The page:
Every cloud has a silver lining : une courte histoire du bottom-up

Déniché lors d’une séance de web-archéologie, ce court extrait issu d’une thèse sur la communication vaut des millions :

The next prominent discussion of an integrated marketing program is illustrated through the works of Henry A. Bullock, a marketing professional, in his two-part study on consumer motivations in 1961. Bullock (1961) creates the framework for and challenges businessmen to create integrated marketing programs to incorporate the buying patterns and motivations that appeals equally to blacks and whites. This study is one of the first to incorporate the consumers’ needs and opinions into the integrated marketing process. Although Bullock’s study focuses on the distinction between marketing to whites versus blacks and not integrated marketing communication, he builds on Felton’s idea of integration and coordination by adding the element of the distinctive consumer concerns; thus starting the evolution of integrated marketing communication as what is known today as the outside-in process.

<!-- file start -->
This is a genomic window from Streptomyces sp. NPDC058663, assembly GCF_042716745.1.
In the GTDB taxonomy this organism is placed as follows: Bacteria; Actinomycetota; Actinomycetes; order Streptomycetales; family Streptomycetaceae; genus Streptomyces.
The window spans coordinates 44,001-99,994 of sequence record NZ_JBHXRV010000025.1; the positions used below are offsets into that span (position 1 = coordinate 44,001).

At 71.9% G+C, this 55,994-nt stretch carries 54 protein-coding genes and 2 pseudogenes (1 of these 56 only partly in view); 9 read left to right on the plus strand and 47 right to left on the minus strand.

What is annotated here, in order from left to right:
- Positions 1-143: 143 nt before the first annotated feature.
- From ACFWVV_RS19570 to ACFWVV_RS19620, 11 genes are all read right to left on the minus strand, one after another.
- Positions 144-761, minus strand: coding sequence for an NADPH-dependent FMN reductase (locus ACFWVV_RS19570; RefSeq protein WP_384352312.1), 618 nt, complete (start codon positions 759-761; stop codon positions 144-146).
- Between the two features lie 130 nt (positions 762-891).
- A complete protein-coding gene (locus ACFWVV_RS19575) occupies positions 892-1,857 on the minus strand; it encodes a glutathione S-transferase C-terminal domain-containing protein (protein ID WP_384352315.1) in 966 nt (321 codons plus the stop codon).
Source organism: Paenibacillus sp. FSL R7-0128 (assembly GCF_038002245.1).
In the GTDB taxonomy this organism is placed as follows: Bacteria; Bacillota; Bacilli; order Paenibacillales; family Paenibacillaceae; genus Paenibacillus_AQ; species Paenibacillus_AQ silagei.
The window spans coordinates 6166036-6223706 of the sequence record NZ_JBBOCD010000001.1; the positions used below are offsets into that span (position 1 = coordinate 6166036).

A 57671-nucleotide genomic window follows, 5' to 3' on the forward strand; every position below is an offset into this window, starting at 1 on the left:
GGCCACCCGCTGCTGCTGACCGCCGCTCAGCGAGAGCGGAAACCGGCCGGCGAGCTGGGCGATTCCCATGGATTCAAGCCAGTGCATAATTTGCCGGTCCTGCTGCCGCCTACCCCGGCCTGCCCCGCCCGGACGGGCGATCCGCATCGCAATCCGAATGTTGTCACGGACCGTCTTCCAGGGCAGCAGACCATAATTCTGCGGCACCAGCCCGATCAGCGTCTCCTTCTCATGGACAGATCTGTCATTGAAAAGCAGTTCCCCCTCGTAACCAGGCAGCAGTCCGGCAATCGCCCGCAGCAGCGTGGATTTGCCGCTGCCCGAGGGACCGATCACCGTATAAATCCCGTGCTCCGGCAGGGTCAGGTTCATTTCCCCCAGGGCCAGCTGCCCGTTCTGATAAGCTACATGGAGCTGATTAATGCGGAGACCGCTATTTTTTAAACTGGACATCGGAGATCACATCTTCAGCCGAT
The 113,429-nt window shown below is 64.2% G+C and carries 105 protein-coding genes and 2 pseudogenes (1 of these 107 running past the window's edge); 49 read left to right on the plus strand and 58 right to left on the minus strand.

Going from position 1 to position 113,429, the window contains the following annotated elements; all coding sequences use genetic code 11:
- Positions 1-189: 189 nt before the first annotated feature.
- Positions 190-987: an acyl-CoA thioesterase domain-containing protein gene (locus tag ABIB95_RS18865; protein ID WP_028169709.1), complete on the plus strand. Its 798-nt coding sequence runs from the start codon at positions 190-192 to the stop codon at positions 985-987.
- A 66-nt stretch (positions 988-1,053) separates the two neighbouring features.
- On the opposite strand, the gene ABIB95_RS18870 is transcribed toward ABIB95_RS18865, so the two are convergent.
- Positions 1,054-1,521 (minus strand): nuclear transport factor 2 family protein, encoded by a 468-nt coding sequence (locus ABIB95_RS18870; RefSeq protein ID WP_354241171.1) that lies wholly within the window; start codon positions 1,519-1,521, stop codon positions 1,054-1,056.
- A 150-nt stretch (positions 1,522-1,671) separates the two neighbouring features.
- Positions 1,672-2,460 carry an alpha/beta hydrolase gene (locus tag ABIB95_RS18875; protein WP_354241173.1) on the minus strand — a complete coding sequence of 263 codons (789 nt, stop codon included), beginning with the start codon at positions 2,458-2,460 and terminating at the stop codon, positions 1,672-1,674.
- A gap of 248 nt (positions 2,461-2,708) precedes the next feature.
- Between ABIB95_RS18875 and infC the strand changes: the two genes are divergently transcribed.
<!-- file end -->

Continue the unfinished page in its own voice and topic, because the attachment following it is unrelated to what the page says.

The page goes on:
En d’autres termes, l’histoire de la segmentation marketing commence par des considérations raciales.

La ségrégation a donné naissance à ce qu’on appelle le bottom-up, ie. une approche stratégique basée sur les comportements et attitudes des consommateurs plutôt sur le produit ou la marque.

Je vous laisse méditer là-dessus…

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